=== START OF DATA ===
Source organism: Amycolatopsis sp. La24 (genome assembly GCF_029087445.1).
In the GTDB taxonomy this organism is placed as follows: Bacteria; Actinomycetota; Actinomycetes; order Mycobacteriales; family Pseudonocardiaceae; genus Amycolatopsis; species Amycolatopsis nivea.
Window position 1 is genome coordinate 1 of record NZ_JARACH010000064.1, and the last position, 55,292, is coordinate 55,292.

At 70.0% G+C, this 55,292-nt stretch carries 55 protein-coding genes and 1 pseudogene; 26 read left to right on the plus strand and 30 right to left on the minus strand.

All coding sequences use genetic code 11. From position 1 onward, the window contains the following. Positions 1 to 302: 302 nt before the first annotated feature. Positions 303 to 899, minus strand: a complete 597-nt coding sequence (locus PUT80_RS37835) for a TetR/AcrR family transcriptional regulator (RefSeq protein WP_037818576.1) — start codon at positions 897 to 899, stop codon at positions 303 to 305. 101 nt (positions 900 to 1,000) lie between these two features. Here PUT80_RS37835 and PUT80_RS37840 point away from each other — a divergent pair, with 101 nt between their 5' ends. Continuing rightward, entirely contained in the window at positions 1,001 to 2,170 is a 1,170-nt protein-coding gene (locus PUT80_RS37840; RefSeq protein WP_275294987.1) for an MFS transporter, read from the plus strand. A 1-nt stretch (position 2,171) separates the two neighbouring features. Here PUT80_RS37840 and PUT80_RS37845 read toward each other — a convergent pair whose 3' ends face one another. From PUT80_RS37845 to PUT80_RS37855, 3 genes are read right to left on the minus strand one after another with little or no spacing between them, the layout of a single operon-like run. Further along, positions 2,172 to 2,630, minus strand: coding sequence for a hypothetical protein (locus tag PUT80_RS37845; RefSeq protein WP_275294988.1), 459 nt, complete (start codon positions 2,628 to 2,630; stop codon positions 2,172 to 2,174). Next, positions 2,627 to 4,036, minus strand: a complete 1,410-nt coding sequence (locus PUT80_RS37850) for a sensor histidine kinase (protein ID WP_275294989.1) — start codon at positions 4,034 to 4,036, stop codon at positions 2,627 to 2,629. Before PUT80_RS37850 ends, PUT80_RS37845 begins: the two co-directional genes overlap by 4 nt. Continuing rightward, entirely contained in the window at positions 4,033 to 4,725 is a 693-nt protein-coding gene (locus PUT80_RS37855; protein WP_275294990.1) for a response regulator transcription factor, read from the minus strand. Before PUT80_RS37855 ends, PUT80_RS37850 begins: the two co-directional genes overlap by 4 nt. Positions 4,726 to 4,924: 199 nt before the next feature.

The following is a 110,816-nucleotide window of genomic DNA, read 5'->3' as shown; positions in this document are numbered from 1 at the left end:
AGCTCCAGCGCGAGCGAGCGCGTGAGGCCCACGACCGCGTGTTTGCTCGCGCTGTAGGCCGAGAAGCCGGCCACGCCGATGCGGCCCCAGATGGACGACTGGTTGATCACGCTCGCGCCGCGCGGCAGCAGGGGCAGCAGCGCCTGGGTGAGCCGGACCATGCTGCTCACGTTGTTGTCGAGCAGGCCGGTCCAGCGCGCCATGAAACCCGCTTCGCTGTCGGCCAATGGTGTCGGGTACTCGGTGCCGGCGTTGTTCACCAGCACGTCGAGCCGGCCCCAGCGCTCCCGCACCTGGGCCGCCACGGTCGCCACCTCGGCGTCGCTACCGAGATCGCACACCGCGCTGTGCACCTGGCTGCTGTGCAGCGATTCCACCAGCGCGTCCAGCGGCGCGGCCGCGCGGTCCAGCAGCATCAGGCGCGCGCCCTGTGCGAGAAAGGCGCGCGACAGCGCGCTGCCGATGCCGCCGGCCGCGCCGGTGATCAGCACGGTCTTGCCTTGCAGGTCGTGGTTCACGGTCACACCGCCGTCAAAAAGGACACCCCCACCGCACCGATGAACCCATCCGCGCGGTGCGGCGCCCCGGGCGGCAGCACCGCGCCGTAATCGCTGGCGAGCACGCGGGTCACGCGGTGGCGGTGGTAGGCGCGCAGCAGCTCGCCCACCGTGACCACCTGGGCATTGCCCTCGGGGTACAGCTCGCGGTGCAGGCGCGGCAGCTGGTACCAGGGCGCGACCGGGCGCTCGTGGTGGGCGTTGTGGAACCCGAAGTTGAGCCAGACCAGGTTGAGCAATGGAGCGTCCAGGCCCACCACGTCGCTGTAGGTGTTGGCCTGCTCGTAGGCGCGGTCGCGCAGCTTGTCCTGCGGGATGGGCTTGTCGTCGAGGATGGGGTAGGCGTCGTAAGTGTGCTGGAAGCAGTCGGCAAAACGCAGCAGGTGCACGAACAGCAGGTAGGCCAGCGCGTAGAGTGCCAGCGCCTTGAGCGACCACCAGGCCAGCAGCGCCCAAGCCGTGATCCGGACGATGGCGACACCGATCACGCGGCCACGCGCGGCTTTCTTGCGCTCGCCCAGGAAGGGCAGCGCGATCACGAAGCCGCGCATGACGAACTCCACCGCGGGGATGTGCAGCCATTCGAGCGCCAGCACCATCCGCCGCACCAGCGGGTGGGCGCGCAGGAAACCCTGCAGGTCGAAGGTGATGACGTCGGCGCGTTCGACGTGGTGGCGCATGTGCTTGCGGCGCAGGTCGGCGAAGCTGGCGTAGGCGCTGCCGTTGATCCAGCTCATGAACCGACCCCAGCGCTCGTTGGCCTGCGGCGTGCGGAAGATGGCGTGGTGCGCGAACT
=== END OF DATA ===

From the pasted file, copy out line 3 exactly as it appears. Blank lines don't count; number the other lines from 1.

Window position 1 is genome coordinate 1 of record NZ_JARACH010000064.1, and the last position, 55,292, is coordinate 55,292.